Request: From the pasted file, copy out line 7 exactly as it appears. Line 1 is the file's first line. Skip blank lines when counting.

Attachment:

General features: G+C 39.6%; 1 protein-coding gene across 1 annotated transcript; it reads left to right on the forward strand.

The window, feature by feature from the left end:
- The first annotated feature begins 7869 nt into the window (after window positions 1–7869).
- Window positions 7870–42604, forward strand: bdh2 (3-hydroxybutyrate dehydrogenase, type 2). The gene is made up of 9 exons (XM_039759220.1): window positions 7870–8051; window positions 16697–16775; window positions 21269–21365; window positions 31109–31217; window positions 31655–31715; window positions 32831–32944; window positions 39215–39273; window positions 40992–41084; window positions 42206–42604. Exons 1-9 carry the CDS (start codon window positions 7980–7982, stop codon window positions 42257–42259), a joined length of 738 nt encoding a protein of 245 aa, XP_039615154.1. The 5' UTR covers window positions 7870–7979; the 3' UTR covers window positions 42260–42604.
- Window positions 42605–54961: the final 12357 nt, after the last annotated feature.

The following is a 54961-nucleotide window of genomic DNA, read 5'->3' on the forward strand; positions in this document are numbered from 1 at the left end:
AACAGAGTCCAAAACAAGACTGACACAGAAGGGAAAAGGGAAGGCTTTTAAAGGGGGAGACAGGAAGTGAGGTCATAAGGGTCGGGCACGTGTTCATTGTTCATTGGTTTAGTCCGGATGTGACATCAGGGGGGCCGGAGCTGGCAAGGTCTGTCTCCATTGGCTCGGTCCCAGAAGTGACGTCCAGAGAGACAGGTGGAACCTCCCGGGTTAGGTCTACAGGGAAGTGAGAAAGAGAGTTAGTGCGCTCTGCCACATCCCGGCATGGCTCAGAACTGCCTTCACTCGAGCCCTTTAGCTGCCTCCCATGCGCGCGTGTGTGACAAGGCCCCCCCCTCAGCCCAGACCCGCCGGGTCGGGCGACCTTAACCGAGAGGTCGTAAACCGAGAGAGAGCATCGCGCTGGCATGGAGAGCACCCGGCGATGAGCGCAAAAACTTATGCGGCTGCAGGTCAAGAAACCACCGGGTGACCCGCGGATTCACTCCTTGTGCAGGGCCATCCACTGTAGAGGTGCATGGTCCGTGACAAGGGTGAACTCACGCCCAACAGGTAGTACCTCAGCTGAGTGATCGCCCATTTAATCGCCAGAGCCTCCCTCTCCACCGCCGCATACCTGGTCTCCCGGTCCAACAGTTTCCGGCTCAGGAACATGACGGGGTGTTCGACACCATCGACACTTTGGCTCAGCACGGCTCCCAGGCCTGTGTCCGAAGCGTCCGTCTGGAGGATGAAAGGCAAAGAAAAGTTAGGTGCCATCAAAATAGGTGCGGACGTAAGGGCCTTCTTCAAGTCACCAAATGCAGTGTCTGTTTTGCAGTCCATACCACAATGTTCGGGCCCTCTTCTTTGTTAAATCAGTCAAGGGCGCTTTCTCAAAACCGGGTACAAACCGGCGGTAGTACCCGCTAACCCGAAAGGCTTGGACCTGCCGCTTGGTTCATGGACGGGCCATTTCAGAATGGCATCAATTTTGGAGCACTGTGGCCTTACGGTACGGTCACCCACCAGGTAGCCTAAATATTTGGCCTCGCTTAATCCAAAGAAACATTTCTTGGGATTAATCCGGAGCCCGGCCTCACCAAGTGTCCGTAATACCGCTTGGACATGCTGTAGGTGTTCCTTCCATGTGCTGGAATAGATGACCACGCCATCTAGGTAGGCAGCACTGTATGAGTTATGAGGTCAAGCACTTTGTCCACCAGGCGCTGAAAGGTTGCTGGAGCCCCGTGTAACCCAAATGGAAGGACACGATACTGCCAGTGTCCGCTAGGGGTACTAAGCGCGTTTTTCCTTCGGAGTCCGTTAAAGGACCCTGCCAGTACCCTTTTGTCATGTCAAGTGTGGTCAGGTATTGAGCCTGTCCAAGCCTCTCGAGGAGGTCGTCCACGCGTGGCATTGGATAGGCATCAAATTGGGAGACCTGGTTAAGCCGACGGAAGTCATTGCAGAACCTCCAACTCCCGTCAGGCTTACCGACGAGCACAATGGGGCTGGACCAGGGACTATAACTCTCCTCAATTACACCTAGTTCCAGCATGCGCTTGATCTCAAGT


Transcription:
AACAGAGTCCAAAACAAGACTGACACAGAAGGGAAAAGGGAAGGCTTTTAAAGGGGGAGACAGGAAGTGAGGTCATAAGGGTCGGGCACGTGTTCATTGTTCATTGGTTTAGTCCGGATGTGACATCAGGGGGGCCGGAGCTGGCAAGGTCTGTCTCCATTGGCTCGGTCCCAGAAGTGACGTCCAGAGAGACAGGTGGAACCTCCCGGGTTAGGTCTACAGGGAAGTGAGAAAGAGAGTTAGTGCGCTCTGCCACATCCCGGCATGGCTCAGAACTGCCTTCACTCGAGCCCTTTAGCTGCCTCCCATGCGCGCGTGTGTGACAAGGCCCCCCCCTCAGCCCAGACCCGCCGGGTCGGGCGACCTTAACCGAGAGGTCGTAAACCGAGAGAGAGCATCGCGCTGGCATGGAGAGCACCCGGCGATGAGCGCAAAAACTTATGCGGCTGCAGGTCAAGAAACCACCGGGTGACCCGCGGATTCACTCCTTGTGCAGGGCCATCCACTGTAGAGGTGCATGGTCCGTGACAAGGGTGAACTCACGCCCAACAGGTAGTACCTCAGCTGAGTGATCGCCCATTTAATCGCCAGAGCCTCCCTCTCCACCGCCGCATACCTGGTCTCCCGGTCCAACAGTTTCCGGCTCAGGAACATGACGGGGTGTTCGACACCATCGACACTTTGGCTCAGCACGGCTCCCAGGCCTGTGTCCGAAGCGTCCGTCTGGAGGATGAAAGGCAAAGAAAAGTTAGGTGCCATCAAAATAGGTGCGGACGTAAGGGCCTTCTTCAAGTCACCAAATGCAGTGTCTGTTTTGCAGTCCATACCACAATGTTCGGGCCCTCTTCTTTGTTAAATCAGTCAAGGGCGCTTTCTCAAAACCGGGTACAAACCGGCGGTAGTACCCGCTAACCCGAAAGGCTTGGACCTGCCGCTTGGTTCATGGACGGGCCATTTCAGAATGGCATCAATTTTGGAGCACTGTGGCCTTACGGTACGGTCACCCACCAGGTAGCCTAAATATTTGGCCTCGCTTAATCCAAAGAAACATTTCTTGGGATTAATCCGGAGCCCGGCCTCACCAAGTGTCCGTAATACCGCTTGGACATGCTGTAGGTGTTCCTTCCATGTGCTGGAATAGATGACCACGCCATCTAGGTAGGCAGCACTGTATGAGTTATGAGGTCAAGCACTTTGTCCACCAGGCGCTGAAAGGTTGCTGGAGCCCCGTGTAACCCAAATGGAAGGACACGATACTGCCAGTGTCCGCTAGGGGTACTAAGCGCGTTTTTCCTTCGGAGTCCGTTAAAGGACCCTGCCAGTACCCTTTTGTCATGTCAAGTGTGGTCAGGTATTGAGCCTGTCCAAGCCTCTCGAGGAGGTCGTCCACGCGTGGCATTGGATAGGCATCAAATTGGGAGACCTGGTTAAGCCGACGGAAGTCATTGCAGAACCTCCAACTCCCGTCAGGCTTACCGACGAGCACAATGGGGCTGGACCAGGGACTATAACTCTCCTCAATTACACCTAGTTCCAGCATGCGCTTGATCTCAAGT